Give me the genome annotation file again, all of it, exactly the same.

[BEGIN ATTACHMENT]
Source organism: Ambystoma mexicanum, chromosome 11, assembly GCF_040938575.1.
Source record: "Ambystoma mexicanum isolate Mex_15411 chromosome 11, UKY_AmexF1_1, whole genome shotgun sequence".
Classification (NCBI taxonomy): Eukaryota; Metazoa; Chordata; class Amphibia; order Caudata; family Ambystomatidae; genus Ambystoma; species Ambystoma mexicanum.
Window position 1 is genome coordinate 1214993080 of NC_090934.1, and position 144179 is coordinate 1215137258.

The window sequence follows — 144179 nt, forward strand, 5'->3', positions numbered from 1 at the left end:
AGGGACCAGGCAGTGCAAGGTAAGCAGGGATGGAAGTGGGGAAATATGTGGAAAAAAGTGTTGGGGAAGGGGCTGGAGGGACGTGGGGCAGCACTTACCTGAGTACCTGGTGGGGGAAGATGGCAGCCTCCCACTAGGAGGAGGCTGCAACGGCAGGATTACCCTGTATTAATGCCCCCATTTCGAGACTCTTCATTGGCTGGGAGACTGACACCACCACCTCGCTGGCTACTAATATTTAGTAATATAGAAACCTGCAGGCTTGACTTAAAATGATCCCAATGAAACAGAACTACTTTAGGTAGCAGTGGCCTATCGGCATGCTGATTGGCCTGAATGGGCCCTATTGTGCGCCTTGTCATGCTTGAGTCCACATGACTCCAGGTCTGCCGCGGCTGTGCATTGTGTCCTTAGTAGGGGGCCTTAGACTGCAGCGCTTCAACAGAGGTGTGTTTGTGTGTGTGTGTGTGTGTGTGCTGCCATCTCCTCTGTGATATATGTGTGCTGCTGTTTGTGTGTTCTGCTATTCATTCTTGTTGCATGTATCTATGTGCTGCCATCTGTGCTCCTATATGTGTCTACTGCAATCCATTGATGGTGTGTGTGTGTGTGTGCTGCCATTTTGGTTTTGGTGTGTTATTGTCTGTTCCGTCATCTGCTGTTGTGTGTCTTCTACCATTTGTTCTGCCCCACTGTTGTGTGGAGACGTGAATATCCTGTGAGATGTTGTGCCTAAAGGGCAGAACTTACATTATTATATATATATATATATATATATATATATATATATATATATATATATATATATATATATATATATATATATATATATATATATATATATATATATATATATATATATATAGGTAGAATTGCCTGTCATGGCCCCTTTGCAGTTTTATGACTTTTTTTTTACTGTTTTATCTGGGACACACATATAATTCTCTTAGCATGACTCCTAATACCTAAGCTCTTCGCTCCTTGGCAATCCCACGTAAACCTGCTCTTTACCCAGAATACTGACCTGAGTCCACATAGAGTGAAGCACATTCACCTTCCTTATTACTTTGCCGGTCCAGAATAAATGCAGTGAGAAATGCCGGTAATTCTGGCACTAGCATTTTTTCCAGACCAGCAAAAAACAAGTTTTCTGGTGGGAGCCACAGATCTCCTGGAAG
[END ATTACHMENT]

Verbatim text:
Source organism: Ambystoma mexicanum, chromosome 11, assembly GCF_040938575.1.
Source record: "Ambystoma mexicanum isolate Mex_15411 chromosome 11, UKY_AmexF1_1, whole genome shotgun sequence".
Classification (NCBI taxonomy): Eukaryota; Metazoa; Chordata; class Amphibia; order Caudata; family Ambystomatidae; genus Ambystoma; species Ambystoma mexicanum.
Window position 1 is genome coordinate 1214993080 of NC_090934.1, and position 144179 is coordinate 1215137258.

The window sequence follows — 144179 nt, forward strand, 5'->3', positions numbered from 1 at the left end:
AGGGACCAGGCAGTGCAAGGTAAGCAGGGATGGAAGTGGGGAAATATGTGGAAAAAAGTGTTGGGGAAGGGGCTGGAGGGACGTGGGGCAGCACTTACCTGAGTACCTGGTGGGGGAAGATGGCAGCCTCCCACTAGGAGGAGGCTGCAACGGCAGGATTACCCTGTATTAATGCCCCCATTTCGAGACTCTTCATTGGCTGGGAGACTGACACCACCACCTCGCTGGCTACTAATATTTAGTAATATAGAAACCTGCAGGCTTGACTTAAAATGATCCCAATGAAACAGAACTACTTTAGGTAGCAGTGGCCTATCGGCATGCTGATTGGCCTGAATGGGCCCTATTGTGCGCCTTGTCATGCTTGAGTCCACATGACTCCAGGTCTGCCGCGGCTGTGCATTGTGTCCTTAGTAGGGGGCCTTAGACTGCAGCGCTTCAACAGAGGTGTGTTTGTGTGTGTGTGTGTGTGTGTGCTGCCATCTCCTCTGTGATATATGTGTGCTGCTGTTTGTGTGTTCTGCTATTCATTCTTGTTGCATGTATCTATGTGCTGCCATCTGTGCTCCTATATGTGTCTACTGCAATCCATTGATGGTGTGTGTGTGTGTGTGCTGCCATTTTGGTTTTGGTGTGTTATTGTCTGTTCCGTCATCTGCTGTTGTGTGTCTTCTACCATTTGTTCTGCCCCACTGTTGTGTGGAGACGTGAATATCCTGTGAGATGTTGTGCCTAAAGGGCAGAACTTACATTATTATATATATATATATATATATATATATATATATATATATATATATATATATATATATATATATATATATATATATATATATATATATATATATATATATATATATATATAGGTAGAATTGCCTGTCATGGCCCCTTTGCAGTTTTATGACTTTTTTTTTACTGTTTTATCTGGGACACACATATAATTCTCTTAGCATGACTCCTAATACCTAAGCTCTTCGCTCCTTGGCAATCCCACGTAAACCTGCTCTTTACCCAGAATACTGACCTGAGTCCACATAGAGTGAAGCACATTCACCTTCCTTATTACTTTGCCGGTCCAGAATAAATGCAGTGAGAAATGCCGGTAATTCTGGCACTAGCATTTTTTCCAGACCAGCAAAAAACAAGTTTTCTGGTGGGAGCCACAGATCTCCTGGAAG